JD: Have you received complaints with regards to Foliwars?

GM: We have heard complaints from members of the public that their prices are very high as compared to those in the region and that some locally produced products are very expensive here than across the borders and we are investigating the causes why businesspeople want to profiteer here in Zimbabwe and not across the borders.

JD: The Reserve Bank of Zimbabwe has always clashed with NIPC over the latter’s grip on controlling prices, how has been the relationship between the two with regards to Foliwars.

GM: We have an excellent working relationship; we are exchanging notes with the hope of moving forward and eventually getting Foliwars to apply reasonable margins at the same time making reasonable profits. Besides the Foliwars concept, what we are observing are people still going out to buy outside the country because the goods there are still cheaper.
Our appeal to Foliwars is that why allow the foreign currency to go to other countries. Reduce profit margins, move larger volumes. When our people are happy we also make huge profits from improved sales.

JD: By allowing shops to trade in foreign currency and local manufacturers to put their goods into Foliwars, the government and the central bank wanted manufacturers to earn foreign currency so that they can acquire raw materials: The business community has always quarreled with your organisation; do they ever listen to anything that you say?

GM: Prior to the increase in the withdrawal limit, we were now having an amicable, reasonable relationship coupled with compliance. I do not know what went wrong on  December 4, they just woke up on the wrong side of the bed. We met them and the general belief was that the increased withdrawal limit pushed the parallel market rates up and our answer is that the NIPC does not know what happens on the parallel market, we cannot use it as a barometer to peg prices because it is illegal in the first place.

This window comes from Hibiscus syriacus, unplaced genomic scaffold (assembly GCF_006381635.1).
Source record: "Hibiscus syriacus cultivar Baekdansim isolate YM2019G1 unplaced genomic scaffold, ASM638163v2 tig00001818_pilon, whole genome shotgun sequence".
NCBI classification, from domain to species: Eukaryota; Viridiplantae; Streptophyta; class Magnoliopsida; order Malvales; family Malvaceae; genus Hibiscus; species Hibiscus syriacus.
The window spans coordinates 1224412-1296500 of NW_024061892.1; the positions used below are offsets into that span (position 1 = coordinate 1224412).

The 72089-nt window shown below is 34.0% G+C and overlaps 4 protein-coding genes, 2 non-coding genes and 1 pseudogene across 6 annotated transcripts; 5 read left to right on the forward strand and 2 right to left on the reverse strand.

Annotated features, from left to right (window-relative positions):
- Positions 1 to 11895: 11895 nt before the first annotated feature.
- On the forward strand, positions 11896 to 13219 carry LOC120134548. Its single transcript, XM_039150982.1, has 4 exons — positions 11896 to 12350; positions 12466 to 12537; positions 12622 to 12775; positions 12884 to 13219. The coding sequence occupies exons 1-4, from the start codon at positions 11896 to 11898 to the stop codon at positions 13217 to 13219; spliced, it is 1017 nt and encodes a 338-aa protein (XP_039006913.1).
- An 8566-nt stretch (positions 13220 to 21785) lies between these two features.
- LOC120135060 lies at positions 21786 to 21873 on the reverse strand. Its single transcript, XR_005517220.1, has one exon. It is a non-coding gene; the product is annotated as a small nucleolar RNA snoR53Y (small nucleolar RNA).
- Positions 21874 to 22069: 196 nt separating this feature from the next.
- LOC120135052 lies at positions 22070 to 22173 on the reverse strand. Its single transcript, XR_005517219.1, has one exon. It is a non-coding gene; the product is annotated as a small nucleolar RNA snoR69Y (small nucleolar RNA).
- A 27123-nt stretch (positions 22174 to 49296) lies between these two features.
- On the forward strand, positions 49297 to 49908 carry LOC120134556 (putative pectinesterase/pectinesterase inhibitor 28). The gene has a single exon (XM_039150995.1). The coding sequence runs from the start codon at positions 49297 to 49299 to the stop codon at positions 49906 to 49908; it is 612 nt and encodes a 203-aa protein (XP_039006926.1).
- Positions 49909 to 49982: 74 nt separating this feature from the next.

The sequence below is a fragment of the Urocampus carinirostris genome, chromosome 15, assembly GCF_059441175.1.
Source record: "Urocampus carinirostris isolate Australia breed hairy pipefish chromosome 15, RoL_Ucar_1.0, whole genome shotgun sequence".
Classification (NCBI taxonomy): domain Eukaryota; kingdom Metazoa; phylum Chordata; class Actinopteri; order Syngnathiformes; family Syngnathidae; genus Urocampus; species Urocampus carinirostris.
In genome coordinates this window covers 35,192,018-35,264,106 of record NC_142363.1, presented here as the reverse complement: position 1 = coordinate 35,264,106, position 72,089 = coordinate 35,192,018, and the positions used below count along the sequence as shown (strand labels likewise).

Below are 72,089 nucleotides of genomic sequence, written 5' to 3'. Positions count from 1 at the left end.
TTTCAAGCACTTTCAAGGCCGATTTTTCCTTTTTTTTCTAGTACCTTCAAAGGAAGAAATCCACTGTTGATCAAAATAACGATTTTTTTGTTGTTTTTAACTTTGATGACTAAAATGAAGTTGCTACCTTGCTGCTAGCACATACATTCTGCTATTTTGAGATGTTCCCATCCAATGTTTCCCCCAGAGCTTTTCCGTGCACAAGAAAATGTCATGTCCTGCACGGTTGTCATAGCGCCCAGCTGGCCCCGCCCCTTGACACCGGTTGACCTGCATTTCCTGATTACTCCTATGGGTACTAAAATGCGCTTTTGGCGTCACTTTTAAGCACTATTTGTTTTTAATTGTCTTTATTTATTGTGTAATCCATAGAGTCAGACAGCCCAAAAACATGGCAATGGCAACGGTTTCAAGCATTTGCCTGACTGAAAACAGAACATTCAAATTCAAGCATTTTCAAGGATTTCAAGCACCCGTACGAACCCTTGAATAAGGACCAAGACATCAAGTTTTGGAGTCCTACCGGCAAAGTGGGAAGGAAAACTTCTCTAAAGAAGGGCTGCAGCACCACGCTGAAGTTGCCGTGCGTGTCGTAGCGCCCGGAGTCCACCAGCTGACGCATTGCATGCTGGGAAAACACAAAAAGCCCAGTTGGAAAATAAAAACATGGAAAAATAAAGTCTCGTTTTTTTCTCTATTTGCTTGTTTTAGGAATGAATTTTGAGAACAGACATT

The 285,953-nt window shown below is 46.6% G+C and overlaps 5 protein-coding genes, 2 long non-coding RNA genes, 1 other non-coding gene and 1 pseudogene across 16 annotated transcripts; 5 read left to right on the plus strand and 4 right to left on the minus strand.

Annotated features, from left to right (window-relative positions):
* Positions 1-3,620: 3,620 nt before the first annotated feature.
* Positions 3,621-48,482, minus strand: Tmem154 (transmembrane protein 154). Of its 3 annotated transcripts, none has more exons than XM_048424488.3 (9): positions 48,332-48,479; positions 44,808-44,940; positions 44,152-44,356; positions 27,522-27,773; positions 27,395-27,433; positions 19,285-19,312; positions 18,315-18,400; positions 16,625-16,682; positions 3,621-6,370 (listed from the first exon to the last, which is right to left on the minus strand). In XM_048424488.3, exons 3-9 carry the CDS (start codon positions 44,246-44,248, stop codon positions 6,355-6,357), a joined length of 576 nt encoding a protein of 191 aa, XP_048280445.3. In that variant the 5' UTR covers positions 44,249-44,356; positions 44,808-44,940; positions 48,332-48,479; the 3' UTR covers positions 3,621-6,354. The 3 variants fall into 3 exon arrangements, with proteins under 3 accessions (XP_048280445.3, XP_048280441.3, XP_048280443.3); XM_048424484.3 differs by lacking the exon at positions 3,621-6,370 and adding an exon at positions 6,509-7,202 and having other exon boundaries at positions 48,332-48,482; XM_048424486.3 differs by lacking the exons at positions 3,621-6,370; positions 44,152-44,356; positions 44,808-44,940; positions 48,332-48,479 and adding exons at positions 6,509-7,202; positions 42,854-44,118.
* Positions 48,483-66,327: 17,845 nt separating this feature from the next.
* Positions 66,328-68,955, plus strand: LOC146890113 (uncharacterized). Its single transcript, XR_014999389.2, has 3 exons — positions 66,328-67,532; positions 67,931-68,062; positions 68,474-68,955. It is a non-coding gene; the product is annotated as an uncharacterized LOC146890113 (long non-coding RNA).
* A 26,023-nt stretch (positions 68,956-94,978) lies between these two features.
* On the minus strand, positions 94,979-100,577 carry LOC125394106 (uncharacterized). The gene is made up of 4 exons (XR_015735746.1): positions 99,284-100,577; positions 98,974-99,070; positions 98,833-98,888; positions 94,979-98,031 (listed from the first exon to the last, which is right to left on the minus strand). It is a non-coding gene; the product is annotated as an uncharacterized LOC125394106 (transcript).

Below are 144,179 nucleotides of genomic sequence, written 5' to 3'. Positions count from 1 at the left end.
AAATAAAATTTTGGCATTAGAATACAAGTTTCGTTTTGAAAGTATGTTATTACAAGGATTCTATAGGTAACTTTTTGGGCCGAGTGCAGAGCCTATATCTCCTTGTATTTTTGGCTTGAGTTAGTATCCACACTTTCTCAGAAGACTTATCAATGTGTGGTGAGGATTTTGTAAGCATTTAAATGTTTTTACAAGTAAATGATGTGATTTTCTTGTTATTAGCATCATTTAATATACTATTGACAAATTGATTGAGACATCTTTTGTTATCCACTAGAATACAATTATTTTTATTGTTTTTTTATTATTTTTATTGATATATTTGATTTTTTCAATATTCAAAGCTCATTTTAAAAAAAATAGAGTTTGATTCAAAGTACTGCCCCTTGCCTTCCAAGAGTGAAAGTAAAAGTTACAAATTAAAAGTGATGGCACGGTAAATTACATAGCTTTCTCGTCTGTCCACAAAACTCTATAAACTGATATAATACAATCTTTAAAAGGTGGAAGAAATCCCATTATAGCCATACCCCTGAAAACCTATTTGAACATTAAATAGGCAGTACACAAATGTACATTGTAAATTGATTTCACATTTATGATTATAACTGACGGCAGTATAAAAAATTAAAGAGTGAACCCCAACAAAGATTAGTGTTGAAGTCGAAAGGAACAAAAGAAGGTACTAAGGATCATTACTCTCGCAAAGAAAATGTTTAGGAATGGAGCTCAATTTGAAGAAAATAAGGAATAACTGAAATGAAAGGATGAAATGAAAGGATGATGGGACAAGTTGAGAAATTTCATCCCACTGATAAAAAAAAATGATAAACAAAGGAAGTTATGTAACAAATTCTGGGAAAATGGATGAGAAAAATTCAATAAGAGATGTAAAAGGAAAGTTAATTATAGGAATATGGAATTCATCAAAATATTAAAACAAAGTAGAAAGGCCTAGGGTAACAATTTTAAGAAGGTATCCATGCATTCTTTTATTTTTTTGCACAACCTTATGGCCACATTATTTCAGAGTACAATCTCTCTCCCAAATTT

JD: As an Incomes and Pricing Commission, what has the NIPC done to lobby for workers to be paid in foreign currency to so that they can also buy from the Foliwars.

GM: We need to clear the confusion, Zimbabwe does not print foreign currency, our legal tender is the Zimbabwean dollar, that is why we call other currencies foreign. There is not enough foreign currency with which to pay workers. It is impossible. The reason why government and the central bank decided to open Foliwars was to capture the foreign currency so as to increase capacity utilisation, it was not generally about dollarisation of the economy because the government cannot afford to pay everyone in foreign currency.

JD: What has the NIPC done to the ever rising commuter fares?

GM: We have pegged fares for urban transportation, although we have not been able to enforce these largely because of resource constraints but now that we are resourced you will see more of the NIPC coming not only in transport but into commercial rentals as well.  With greater resource capacity that we now have we will see more of the NIPC on the ground effectively monitoring prices of goods and services at the same time ensuring compliance.